Question: Did Orson Hyde state that it was permissible to "steal & be influenced by the spirit of the Lord to do it" as long as it was against non-Mormons?

Question: Did Orson Hyde state that it was permissible to "steal & be influenced by the spirit of the Lord to do it" as long as it was against non-Mormons?

Orson Hyde's remark is relative to William "Wild Bill" Hickman

The Brigham Young office journal for 3 April 1860 states:

[April 3, 1860:] April 3, p. 70 Mayor Smoot had a conversation with the President about W[illia]m A. Hickman, observing people see him come and out the office, and that leads them to suppose he is sanctioned in all he does by the President he also observed that dogs were necessary to take care of the flock, but if the Shepherd's dogs hurt the sheep it would be time to remove them.

President observed W. A. Hickman was in the hands of the Lord and he believes he was interested in this latter day work, and he believed whether he was wounded or whether he recovered, or whether he died these events were in the hands of the Lord.[1]

Because Hickman had served Brigham Young during the Utah War, some presumed that Hickman's later activities (especially horse-thieving) were sanctioned by the Church

Yet, prior to the journal entry above, Church leaders had been railing (in public and private) against Hickman's gang and its criminal activities:

Brigham Young wrote: "December 26, 1859. About 1:00 p.m. yesterday, a disgraceful affair occurred on Main Street near the Townsend Hotel. A difficulty between Wm. A. Hickman and Lott Huntington over the division of some stolen property. Hickman and his party retired to Hickman's son-in-law, and a physician was sent for."[2]:89

Brigham clearly disapproves of Hickman's activities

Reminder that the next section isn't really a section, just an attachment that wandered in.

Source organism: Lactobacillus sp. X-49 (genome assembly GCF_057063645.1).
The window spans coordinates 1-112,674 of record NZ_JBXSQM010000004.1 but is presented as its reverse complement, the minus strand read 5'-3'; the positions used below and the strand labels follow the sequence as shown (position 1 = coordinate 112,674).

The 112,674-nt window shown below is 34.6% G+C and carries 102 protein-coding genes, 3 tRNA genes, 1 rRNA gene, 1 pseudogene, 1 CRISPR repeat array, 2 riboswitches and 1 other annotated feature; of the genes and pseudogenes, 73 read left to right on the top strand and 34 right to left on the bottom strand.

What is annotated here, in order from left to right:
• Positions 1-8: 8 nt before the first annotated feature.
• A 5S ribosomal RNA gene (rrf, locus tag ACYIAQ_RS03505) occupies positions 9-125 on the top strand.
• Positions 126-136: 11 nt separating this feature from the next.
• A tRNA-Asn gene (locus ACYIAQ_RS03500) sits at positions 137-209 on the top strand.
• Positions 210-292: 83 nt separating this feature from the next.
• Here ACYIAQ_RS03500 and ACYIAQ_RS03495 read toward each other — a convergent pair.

This entry was made privately; this was not Brigham Young speaking publicly to provide "plausible deniability." Here he clearly disapproves of Hickman's activities. Apostle Amasa Lyman was also preaching publicly against Hickman's activities:

The spirit of thieving stalks the land--gets hold of unguarded youth, causes them to steal from neighbors. Don't let your sons be corrupted--know where they are--Many deceive, not just Bill Hickman and his gang. Sons go into the streets of the city only to hear that stealing from Gentiles is "OK," and are told that the President of the Church says so--all lies to lead the unwary from the truth.[2]:89

Hickman wrote to Brigham insisting that when "my Bro[ther] told me what you said, [it] made the cold sweat run off me and I almost sank under it." The prophet and Hickman exchanged further letters, with Hickman insisting that he didn't drink that much whiskey, that he had never been seen drunk in public, that he could quit anytime he wanted to if Brigham felt it best, that he knew he used profane language but hardly ever the Lord's name in vain, and that he supported the Church and Brigham Young.[2]:89-92

At this time, Hickman was suffering from a bullet wound, which would plague him for the rest of his life. Doctors despaired of his life. Thus, it is in this context that Brigham's journal notes that whether he lives or dies is in God's hands.

Hickman was disfellowshipped

Hickman's bishop disfellowshipped him only ten days after being shot, after speaking "forcibly on the workers of iniquity," and assuring them that he "would do his duty in those things."[2]:95

Hickman's neighbor, John Bennion did not feel this was an adequate punishment, and urged excommunication. Bennion's journal is the source for the Orson Hyde quote cited by the author. Bennion recorded that

[August 26, 1860] Bishop Gardner said there was much prejudice against W. A. Hickman and that he knew nothing against him, as nothing had been reported to him officially. He intimated that W. A. Hickman was apologetic and that he would stand by him or any other Brother until he knew of their guilt. Hickman being called upon confessed to his weaknesses and foibles like other men, but strongly denied his guilt as to things commonly reported on him, stealing etc. Bishop Gardner requested any who knew anything against Hickman to report to him and to stop running to Bishop Hunter or he would be after them with a sharpstick [check spelling].